Flotation is an important process used to separate valuable minerals selectively from unwanted gangue. The Julius Kruttschnitt Mineral Research Centre (JKMRC) has developed a number of flotation methodologies for assessing and predicting flotation. One of these methodologies is the property-based approach, which allows a discrete description of the flotation performance as a function of the physical properties (both size and liberation) of the mineral particles.
One aspect restricting the application of this methodology is the considerable amount of data required to mass balance a flotation circuit. In particular, the gathering of mineral liberation data is costly, in terms of time, money and resources. The error that propagates in each measurement and calculation associated with the parameters used in the methodology can be greater compared to other approaches, which could have serious implications for the interpretation of the results.
The aim of this thesis is to develop a framework for laboratory and industrial flotation data analysis enabling a robust prediction of size-by-liberation flotation recovery that will improve predictive capabilities in flotation performance.
The uncertainties of the overall flotation recovery and overall kinetic constant values as a function of particle size and mineral liberation classes were assessed through propagation of error analysis.
A factor analytic model called Positive Matrix Factorisation (PMF) has been used to condense the information of recovery values obtained from physical-property-based size-by-liberation distribution for the minerals of interest in the feed stream of continuous flotation tests. PMF uses the uncertainties associated with the flotation recovery values to calculate the weights of residuals, setting a more optimal balanced scaling that also leads to optimal use of the available data.
Three different data-sets have been used to develop a methodology to predict the size-by-liberation recovery distribution. The data-sets analysed are:
i) Flotation performance of high-grade lead (galena) ore from BHP Billiton’s Cannigton Mine in a 40L continuous flotation cell, reported in Welsby’s PhD (2010);
ii) Flotation performance of high-grade lead (galena) ore from BHP Billiton’s Cannigton Mine in a 3L continuous flotation cell, reported in Vianna’s PhD (2004) at five different collector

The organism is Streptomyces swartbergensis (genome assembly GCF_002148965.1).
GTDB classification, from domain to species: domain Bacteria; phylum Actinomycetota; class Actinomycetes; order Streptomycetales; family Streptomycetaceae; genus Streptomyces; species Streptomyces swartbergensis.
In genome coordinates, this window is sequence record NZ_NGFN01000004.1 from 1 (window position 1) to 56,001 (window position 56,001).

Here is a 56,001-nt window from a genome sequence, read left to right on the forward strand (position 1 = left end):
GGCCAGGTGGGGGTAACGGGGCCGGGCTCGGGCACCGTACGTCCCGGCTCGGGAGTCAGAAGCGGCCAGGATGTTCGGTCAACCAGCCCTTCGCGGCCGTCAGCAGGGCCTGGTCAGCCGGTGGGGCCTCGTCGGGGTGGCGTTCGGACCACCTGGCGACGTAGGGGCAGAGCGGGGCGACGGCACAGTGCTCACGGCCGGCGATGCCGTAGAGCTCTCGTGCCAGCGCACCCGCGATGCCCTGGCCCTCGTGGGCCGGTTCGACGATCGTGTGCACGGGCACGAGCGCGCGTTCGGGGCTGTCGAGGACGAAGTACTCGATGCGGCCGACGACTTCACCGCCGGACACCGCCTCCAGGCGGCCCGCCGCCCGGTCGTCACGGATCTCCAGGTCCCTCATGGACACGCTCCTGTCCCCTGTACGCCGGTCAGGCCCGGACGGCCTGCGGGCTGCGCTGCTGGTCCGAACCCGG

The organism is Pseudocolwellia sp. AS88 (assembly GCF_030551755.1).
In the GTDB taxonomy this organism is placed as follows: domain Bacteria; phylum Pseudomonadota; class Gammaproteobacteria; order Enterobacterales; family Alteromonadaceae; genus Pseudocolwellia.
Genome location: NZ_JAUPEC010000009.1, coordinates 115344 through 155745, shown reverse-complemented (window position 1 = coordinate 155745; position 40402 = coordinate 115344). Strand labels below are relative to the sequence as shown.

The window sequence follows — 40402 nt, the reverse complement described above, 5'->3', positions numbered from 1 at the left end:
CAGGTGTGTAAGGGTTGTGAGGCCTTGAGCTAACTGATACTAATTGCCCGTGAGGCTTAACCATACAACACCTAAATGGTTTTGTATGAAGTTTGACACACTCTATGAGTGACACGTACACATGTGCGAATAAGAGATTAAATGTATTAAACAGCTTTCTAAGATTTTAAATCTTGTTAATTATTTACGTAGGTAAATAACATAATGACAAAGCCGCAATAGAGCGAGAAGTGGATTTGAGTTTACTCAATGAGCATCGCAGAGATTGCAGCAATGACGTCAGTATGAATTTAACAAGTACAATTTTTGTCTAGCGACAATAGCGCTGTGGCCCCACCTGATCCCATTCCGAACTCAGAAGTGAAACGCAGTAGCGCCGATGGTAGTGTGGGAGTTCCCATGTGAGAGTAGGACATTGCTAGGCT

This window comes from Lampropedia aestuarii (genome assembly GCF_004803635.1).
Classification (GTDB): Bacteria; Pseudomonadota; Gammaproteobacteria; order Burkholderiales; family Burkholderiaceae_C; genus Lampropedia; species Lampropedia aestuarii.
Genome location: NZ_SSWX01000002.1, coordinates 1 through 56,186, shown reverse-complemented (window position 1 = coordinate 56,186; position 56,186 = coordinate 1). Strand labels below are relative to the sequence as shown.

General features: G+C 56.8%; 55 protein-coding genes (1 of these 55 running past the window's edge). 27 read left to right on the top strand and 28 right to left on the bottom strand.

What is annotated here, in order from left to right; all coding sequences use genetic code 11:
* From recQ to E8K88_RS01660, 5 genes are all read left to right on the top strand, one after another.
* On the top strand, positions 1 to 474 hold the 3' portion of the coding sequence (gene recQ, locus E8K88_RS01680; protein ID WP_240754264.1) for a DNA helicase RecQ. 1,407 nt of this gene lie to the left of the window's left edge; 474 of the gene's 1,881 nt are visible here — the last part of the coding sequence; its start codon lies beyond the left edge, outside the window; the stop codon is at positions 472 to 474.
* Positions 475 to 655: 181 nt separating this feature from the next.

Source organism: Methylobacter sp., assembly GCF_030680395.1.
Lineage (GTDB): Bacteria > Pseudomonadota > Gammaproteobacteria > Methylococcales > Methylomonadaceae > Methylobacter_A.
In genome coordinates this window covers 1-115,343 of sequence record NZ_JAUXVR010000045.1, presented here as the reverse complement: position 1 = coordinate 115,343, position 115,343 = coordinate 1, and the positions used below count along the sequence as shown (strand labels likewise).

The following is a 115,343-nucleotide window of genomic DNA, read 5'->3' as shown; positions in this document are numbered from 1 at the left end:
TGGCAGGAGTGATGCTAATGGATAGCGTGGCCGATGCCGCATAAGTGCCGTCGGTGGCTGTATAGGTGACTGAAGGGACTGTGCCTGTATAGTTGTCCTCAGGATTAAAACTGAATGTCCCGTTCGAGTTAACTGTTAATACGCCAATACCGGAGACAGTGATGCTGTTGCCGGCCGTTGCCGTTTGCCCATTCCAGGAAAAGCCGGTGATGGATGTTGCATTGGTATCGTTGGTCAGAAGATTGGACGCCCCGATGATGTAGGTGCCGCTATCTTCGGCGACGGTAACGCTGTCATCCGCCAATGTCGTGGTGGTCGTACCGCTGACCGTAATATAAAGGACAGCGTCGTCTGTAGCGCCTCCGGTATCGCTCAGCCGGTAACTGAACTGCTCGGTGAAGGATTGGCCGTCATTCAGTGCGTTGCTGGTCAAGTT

iii) Flotation performance of low-grade copper (chalcopyrite) ore from Newcrest’s Telfer Mine in a 150 m3 continuous flotation cell, collected during this PhD project.
The overall flotation recovery values by size and liberation class and associated uncertainties were used to identify any consistent relationship between these physical properties. As these values are obtained from a mass balance of the system, they reported smaller propagated errors than the modelled flotation rate constant values, with the coefficient of variation for recovery ranging between 12.8 % and 17.4 %.
The application of PMF with a rank 1 model fitted the matrix of size-by-liberation recoveries for data-sets i and ii, while rank 2 fitted for data-set iii, so that residuals of the fit were comparable to the used data uncertainties. The two vectors resulting from PMF analysis followed clear trends as functions of particle size and galena liberation that provided the tools for developing new models for predicting flotation performance.
This thesis proposes a model that integrates mineral recovery, mass recovery and mass fraction results on a size-by-size level, with the mineral liberation analysis of a specific particle size fraction to predict flotation recovery values. A comparison of such a model with the experimental data-sets indicates that the predicted size-by-liberation recovery values reported good agreement, presenting on average differences smaller than 11% in all the six flotation case studies (data-sets i and ii) examined.
An extension of the model has been developed to enable the prediction of changes in chemistry. This was performed by relating the flotation recovery by mineral liberation classes with the surface coverage of collector onto the galena particles using data-set ii. Again, good agreement was found between the predicted and the experimental data and, more importantly, a significant reduction in the number of physical measurements required compared to the current status of the approach.
In the case of the low-grade plant survey data (data-set iii), the higher rank needed to describe the data requires that full mineralogical data is collected and provides a practical limitation of the extent to which the approach can be applied to predict size-by liberation recovery values. Despite this limitation, the methodology indicated that there were two clear components in the data, a highly liberated component above 90% chalcopyrite content, and composites below this value.
This work has demonstrated that by using the PMF methodology, the propagated uncertainties can be incorporated to an appropriate framework for predicting size-by-liberation flotation recovery. The development of new models and associated methodologies and the limitations of their application are shown. For the first time, chemistry has been included in a property-based flotation model for a real ore, offering the potential to improve the ability to predict flotation performance.